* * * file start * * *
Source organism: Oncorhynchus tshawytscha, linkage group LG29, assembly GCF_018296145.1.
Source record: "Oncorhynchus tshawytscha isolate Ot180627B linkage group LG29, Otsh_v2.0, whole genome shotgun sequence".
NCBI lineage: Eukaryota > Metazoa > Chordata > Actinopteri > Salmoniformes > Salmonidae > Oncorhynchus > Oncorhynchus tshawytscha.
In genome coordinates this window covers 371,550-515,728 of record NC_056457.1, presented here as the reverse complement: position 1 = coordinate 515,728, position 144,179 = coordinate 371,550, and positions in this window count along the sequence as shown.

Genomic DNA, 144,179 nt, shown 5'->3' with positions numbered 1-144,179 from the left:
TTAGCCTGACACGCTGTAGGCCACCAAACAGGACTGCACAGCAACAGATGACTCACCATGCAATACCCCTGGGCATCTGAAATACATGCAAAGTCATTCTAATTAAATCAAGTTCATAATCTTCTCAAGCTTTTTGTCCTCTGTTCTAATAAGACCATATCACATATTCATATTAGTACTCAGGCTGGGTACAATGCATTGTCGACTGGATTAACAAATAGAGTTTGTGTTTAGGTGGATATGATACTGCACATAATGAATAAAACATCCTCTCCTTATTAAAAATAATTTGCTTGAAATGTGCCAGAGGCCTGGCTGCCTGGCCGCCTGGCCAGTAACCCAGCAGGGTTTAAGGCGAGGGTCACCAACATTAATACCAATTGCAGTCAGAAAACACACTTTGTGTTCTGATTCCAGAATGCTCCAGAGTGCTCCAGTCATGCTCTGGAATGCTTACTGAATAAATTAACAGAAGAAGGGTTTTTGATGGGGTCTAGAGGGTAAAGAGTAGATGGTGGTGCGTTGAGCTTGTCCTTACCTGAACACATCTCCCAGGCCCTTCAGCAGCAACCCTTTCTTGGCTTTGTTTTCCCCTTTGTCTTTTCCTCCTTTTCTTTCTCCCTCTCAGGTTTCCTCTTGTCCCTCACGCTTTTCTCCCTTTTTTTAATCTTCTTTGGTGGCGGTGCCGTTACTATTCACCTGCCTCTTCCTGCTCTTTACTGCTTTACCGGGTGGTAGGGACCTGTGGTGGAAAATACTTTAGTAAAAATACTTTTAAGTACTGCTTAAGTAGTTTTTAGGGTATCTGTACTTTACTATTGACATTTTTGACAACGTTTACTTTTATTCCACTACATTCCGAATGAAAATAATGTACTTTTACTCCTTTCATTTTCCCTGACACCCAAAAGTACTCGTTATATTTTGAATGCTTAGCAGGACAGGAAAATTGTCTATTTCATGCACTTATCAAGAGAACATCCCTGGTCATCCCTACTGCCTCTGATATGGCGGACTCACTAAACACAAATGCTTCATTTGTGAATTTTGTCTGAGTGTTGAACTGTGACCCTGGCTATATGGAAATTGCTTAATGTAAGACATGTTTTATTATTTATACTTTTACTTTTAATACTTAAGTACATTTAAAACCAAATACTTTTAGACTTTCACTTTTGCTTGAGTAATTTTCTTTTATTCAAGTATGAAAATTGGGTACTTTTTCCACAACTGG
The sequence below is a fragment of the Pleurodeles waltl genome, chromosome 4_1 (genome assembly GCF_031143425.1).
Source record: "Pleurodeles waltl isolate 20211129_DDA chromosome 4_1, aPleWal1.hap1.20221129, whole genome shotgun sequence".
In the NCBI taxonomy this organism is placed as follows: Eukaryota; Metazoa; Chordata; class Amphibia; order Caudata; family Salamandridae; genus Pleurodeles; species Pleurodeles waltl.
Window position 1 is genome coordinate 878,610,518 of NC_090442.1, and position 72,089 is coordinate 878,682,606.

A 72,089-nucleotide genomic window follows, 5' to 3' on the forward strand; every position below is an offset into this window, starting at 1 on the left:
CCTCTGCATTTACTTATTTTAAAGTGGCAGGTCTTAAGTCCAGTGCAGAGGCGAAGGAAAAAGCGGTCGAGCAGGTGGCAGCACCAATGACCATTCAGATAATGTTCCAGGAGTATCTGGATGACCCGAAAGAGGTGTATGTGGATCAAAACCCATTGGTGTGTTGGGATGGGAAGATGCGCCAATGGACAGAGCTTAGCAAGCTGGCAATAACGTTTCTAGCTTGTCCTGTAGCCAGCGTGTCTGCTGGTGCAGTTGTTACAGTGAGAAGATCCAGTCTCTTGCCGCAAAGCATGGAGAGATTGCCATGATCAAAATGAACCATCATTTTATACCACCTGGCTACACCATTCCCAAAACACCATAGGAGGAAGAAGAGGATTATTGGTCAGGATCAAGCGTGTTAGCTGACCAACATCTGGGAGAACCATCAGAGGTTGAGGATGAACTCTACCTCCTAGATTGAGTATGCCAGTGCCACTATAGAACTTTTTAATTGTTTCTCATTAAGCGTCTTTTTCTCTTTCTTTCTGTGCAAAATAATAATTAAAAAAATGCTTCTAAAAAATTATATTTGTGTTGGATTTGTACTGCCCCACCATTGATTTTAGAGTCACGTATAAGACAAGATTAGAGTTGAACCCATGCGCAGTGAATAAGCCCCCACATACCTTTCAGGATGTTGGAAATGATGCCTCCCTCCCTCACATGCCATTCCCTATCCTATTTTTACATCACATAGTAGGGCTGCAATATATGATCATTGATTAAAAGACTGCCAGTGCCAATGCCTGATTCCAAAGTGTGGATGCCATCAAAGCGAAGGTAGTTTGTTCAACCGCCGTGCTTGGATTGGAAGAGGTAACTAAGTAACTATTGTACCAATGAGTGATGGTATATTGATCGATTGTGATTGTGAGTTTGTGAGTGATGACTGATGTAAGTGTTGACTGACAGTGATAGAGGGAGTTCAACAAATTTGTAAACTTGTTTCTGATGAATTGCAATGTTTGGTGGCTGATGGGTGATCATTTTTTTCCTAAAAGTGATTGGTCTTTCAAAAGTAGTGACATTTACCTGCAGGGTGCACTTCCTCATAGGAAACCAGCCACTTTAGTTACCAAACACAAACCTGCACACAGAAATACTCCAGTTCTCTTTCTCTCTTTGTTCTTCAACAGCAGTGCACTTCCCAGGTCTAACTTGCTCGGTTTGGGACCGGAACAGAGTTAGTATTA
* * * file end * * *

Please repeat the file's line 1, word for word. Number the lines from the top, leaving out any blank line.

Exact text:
Source organism: Oncorhynchus tshawytscha, linkage group LG29, assembly GCF_018296145.1.